Don't worry, we're not going to tell you to meal plan. If keeping your diet on track from Friday to Sunday night was as easy as meal planning, we wouldn't be writing this blog. Meal planning is weekday logic. It's the sort of structured approach to diet that works in a work-a-day world. Meal planning, for most of us, does not fly on the weekend. Doesn't matter if you've whipped up a triple batch of your fave quinoa and lentil salad or BBQ chicken tacos: come the weekend, all bets are off.
So what gives? How can we stay so myopically dedicated to our diets during the week, and then abandon our commitment to healthy eating faster than you can say macronutrient come Friday night?
Well, #FitFam, the question begs the answer: we're too uptight during the week. All work and no play makes Jack a dull boy, and when your diet has become oppressively...well, even the good, clean foods you love start to look like your Friday night hook-up on Saturday morning.
The key, then, to not decimated your #dietgoals on the weekend, is to lighten the hell up during the week. How exactly do you do this without throwing in the towel all together? Keep reading.
Before you go, buy stocks in Mr. Christie, understand that 'treat' is not synonymous with unhealthy. One of the major diet pitfalls we see revolves around a simple lack of education about how to treat oneself with good, clean food. No, we're not saying that you should revel in the glory of an apple and consider that a treat (though apples are awesome); we're saying you should learn how to make your own healthy treats. There are millions. Literally millions. In our newFast & Furiously Fit ebook, we have an entire dessert section dedicated to some of our favourite healthy treats. Treats you can eat every damn day if you wanted. Ice cream. Almond butter chocolate cups. Brownies. Macaroons.We kid you not: it's all in the book, along with 40+ meals and snacks to tempt your tastebuds and encourage you to try something new and exciting. Use promo code FASTED30 for 30% off theebook now!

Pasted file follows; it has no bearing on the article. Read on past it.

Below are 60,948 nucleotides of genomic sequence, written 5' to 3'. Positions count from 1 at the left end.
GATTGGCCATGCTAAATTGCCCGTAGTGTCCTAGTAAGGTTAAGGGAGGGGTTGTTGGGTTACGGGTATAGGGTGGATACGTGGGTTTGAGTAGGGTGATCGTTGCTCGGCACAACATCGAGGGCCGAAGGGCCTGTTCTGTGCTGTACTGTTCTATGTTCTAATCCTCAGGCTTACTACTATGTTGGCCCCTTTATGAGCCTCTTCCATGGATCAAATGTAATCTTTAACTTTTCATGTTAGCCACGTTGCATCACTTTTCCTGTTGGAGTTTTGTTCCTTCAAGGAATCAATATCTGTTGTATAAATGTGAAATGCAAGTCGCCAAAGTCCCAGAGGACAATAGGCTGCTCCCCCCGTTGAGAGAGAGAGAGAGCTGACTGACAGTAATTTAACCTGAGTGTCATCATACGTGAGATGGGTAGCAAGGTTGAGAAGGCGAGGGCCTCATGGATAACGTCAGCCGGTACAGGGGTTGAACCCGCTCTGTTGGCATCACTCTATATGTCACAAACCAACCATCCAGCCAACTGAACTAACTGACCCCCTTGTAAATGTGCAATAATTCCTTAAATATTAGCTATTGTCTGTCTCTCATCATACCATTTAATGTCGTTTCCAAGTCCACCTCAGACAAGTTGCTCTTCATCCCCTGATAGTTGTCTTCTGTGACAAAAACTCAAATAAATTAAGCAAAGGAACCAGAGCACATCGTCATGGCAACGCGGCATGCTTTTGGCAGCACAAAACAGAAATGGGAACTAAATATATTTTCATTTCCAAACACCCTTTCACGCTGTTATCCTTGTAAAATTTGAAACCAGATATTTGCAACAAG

Like we just said: try something new and exciting. This is a great way to spice up your gustatory life and keep you interested in eating healthy. As much as you may love your cinnamon raisin Ezekiel bread with almond butter and raw honey (and what's not to love), you're likely going to get tired of eating it the sixth day in a row. And when we get bored in any relationship, our eyes start to wander. Suddenly, those convenience store cupcakes are looking pretty damn good.
As Paul Newman famously said of wide Joanne Woodward, "Why go out for burger when there's steak at home?" So, keep the love alive in the kitchen. After you snag our new ebook and peruse the pages, invite friends and family over for a meal. From app ideas to desserts, it's all in there! We designedthis book to promote happy, healthy eating, so you're not going to open it up to see a long, boring list of salads. There's ribs. Tacos. Steak, and yes, burgers. Quiche. Stew. Everything is delicious, nutritious and easy to make, so all you have to do is whip it up and enjoy.
Here's our last, and arguably, the most important tip: we live in a culture that glorifies weekends as a time for wanton indulgence, so even when we want to stay committed to our healthy, balanced diet, this desire is being (often unconsciously) squashed by an equal and opposing drive: to let loose. Go wild. YOLO, right? Well, yeah, but don't you want your one, precious life to be on your terms? Youdo only live once, but isn't that more reason to accomplish the things you want to do, and not let anything stand in your way--especially when the thing standing in your way is just an indoctrinated mentality that's often used as an excuse to toss accountability out of the window.
We get it: we need to relax and unwind. Even if 90% of the time we make and eat our own healthy treats, we will still go for the convenience store cupcake now and then. And that's cool. Indulgence is part of a healthy, balanced lifestyle. But if you have dietary blackouts two out of five days a week, your good gains will be slower negligible. From a dietary standpoint, view the weekend like any other day of the week: a day to enjoy good food, and sure, treat yourself, but for the most part, the treats should be accommodated within your macros. (To learn more about measuring your macronutrients, read this short andhandy blog.)
If your weekends are too junk food-centric, then shift the focus to indulging in healthy foods and most importantly, time doing what you love with people love.
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